María founded CostaLuz Lawyers in 2006 and is the Firm’s Director. María is registered Lawyer number 2745 of the Cadiz Bar Association and is licensed to practice in all areas of law throughout Spain. Working closely with her team, María has developed the firm into one of the most highly regarded and trusted Spanish Law Firms acting for English-speaking clients with legal problems in Spain. We’re here to help. Contact us today for a free, no-obligation, initial legal orientation.
 

4 thoughts on “What happens when you hear nothing from the Spanish Embassy or Foreign Office?”

  1. Good day, Mrs Maria,
    I bought an apartment in Spain, I applied for a non lucrative visa from the Spanish embassy in Kuwait, and I got it in March 2023. My family, who is living in Cairo, Egypt, applied on 13th March 2023 in the Spanish embassy in Cairo and fulfilled all the documents required. Till now we didn’t receive a reply from the Spanish embassy in Cairo.
    When we send them emails, we only get the same reply that they did not receive any reply from the Spanish ministry of foreign affairs.
    What should we do?

    1. MARIA LUISA CASTRO

      At this stage, the only thing you can do is to keep contacting the Spanish Consulate, as they have to give you a response about your case. Unfortunately, we do not have a direct channel with them, so we recommend you to continue to put pressure on them.

      It always depends on their workload. We receive decisions after more than 3 months. Therefore, we recommend you to keep insisting.

  2. A person from Pakistan,known to us, has applied his work permit visa form Spain using his mother’s Spanish residency card. There are two concerns mentioned below if the can be answered.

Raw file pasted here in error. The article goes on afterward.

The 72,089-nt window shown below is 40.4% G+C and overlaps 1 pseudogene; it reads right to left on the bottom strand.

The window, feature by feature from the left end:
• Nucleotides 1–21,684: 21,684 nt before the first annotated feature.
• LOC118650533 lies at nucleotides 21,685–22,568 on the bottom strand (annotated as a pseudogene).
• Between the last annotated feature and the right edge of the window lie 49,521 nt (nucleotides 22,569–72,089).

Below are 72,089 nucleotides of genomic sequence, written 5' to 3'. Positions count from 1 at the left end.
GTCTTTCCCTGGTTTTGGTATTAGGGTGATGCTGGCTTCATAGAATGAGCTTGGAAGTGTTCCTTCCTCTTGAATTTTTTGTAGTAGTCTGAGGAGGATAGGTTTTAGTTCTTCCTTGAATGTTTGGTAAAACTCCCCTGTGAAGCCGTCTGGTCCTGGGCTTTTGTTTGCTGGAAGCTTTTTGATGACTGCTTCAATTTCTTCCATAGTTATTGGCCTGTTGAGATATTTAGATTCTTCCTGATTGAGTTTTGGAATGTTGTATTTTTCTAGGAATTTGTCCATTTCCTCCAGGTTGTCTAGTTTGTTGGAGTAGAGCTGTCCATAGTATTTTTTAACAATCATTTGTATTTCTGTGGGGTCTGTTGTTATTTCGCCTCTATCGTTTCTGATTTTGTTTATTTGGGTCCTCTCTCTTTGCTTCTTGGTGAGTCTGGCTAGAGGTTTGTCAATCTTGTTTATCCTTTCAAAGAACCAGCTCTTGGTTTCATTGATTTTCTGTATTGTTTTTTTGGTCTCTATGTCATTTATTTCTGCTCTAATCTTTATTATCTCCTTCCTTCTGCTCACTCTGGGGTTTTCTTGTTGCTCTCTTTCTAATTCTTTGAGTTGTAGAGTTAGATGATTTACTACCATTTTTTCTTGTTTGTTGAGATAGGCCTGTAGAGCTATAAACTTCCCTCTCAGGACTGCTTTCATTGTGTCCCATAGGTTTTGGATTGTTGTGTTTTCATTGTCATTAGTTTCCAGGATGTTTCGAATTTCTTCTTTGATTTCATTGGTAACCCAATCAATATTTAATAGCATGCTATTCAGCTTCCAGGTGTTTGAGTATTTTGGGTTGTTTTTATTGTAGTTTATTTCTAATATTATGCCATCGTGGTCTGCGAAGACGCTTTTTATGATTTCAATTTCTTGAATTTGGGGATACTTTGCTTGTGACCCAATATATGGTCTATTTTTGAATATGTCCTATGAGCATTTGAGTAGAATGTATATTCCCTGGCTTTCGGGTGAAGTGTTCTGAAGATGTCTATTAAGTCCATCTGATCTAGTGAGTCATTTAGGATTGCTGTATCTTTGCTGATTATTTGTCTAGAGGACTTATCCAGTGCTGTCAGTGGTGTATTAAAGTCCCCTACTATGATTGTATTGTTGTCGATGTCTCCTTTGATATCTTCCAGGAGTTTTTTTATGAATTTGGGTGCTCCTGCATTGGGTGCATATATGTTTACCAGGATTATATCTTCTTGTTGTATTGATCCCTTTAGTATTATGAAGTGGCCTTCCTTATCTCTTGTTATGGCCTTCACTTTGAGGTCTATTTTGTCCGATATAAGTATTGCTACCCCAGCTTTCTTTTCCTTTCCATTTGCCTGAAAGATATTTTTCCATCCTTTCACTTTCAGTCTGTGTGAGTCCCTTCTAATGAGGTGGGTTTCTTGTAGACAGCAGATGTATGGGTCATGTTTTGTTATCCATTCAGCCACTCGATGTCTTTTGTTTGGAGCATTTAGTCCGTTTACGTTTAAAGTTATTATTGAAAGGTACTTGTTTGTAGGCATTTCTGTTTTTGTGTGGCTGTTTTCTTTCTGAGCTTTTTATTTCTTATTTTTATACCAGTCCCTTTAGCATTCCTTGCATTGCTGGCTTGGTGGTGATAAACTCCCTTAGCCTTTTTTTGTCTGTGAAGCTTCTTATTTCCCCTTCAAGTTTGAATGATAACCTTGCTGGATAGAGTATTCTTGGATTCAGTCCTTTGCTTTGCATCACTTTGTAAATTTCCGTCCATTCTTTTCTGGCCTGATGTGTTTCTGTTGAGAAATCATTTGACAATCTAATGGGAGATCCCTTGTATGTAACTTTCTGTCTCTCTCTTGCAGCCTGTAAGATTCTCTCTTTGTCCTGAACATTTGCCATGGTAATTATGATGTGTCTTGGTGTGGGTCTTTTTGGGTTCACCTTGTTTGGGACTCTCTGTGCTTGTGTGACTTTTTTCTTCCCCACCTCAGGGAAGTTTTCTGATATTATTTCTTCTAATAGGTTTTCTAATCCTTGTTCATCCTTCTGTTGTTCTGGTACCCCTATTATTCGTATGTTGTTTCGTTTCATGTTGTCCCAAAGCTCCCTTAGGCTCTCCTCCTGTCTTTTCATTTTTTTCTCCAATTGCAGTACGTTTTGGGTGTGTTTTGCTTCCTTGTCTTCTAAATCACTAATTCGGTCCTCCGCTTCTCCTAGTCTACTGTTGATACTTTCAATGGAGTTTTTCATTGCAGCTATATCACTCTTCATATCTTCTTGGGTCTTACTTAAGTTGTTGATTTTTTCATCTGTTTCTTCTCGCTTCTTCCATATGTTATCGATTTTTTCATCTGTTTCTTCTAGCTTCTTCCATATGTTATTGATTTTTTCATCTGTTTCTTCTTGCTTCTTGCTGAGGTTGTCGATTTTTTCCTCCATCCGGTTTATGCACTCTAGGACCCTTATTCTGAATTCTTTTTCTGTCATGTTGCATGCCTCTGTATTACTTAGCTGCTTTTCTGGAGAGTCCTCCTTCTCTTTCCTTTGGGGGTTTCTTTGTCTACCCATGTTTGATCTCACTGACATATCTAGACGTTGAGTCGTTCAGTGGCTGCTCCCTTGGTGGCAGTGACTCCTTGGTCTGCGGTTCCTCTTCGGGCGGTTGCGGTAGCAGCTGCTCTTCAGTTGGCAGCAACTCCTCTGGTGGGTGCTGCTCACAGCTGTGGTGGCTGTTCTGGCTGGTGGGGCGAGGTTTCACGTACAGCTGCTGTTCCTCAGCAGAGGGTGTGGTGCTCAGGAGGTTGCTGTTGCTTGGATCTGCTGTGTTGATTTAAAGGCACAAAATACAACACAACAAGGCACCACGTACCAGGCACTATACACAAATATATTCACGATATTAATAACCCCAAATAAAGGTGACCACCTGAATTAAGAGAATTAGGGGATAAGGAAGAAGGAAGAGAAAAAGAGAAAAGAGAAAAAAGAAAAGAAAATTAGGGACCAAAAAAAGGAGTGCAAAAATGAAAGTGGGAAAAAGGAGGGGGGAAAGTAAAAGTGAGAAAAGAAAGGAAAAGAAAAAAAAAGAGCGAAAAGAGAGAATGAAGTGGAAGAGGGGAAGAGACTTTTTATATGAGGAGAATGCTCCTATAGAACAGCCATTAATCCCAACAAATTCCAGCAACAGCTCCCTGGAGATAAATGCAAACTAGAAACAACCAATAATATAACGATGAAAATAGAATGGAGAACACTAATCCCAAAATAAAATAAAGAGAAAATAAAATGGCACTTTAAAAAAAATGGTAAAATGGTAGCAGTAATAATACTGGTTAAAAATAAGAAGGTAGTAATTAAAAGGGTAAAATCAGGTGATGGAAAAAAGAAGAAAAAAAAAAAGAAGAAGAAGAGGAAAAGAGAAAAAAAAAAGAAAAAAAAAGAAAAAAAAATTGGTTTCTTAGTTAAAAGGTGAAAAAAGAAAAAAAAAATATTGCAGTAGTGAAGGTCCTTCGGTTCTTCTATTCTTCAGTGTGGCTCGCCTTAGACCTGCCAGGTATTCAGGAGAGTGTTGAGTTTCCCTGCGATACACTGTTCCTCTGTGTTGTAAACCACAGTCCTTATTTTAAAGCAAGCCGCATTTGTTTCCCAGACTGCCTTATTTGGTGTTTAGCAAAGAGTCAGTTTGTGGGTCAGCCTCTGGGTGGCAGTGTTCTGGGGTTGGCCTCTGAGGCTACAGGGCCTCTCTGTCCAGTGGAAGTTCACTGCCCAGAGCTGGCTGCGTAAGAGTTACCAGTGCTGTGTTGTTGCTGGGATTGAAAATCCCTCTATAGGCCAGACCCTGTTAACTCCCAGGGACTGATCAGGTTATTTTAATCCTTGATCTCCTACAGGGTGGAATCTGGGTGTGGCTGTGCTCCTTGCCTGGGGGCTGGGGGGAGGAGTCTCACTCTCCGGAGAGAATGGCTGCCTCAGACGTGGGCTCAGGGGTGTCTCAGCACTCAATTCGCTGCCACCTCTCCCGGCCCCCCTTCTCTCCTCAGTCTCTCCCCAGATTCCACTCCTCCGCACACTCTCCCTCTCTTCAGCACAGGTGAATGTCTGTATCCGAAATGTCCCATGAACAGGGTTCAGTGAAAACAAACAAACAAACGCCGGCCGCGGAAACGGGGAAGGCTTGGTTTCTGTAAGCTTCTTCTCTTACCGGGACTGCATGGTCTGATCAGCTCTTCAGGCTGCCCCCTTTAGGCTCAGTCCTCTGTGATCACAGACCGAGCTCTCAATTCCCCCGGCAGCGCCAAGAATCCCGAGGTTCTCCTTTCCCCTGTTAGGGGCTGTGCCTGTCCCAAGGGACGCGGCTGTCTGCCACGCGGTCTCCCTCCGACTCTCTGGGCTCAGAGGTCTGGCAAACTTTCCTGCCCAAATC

1 . He has purchased a contract from a dissolved company in Spain . Isn’t buying of contract in € 8000 an illegal act? And buying contract from a company , which pretends it’s self in debt and so has dissolved it’s business ,an illegal act?
    2. The applicant has travelled to another country , and knows that the embassy will ask for character certificate of last 5 years , he has obtained fake travel history record and provided to the embassy. Isn’t providing fake documents and illegal act?

    How to contact the embassy in Pakistan to share all the evidences?

    1. MARIA LUISA CASTRO

      Dear Zulaikha:

      Thanks for your email. I am offering below some guidelines:

      Purchasing a Contract: Buying a work contract can indeed be considered fraudulent, especially if it’s from a company that has dissolved or claims to be in debt. This could be seen as an attempt to deceive the immigration authorities into thinking that legitimate employment awaits the applicant in Spain, when in fact there might not be any real job opportunity. This would likely be considered a fraudulent act.

      Providing Fake Documents: Submitting fake documents or information to an embassy or consulate is typically considered a serious offense and can result in the rejection of the visa application, a ban from applying in the future, and potentially other legal repercussions.

      Reporting to the Embassy: If you believe you have evidence of wrongdoing and feel the need to report it, you can contact the Spanish Embassy or Consulate in Pakistan. Here’s a general approach you could consider:

      Written Communication: Write a formal letter explaining your concerns, providing as much detail as possible. Include any evidence you may have.
      Email or Phone: Many embassies and consulates have contact emails or phone numbers listed on their official websites. You can use this contact information to reach out.
      Visit in Person: If you believe the situation warrants it, you could consider visiting the embassy or consulate in person. It’s a good idea to call ahead and potentially schedule an appointment if this is possible.
      We hope we have clarified

      Best regards

      Maria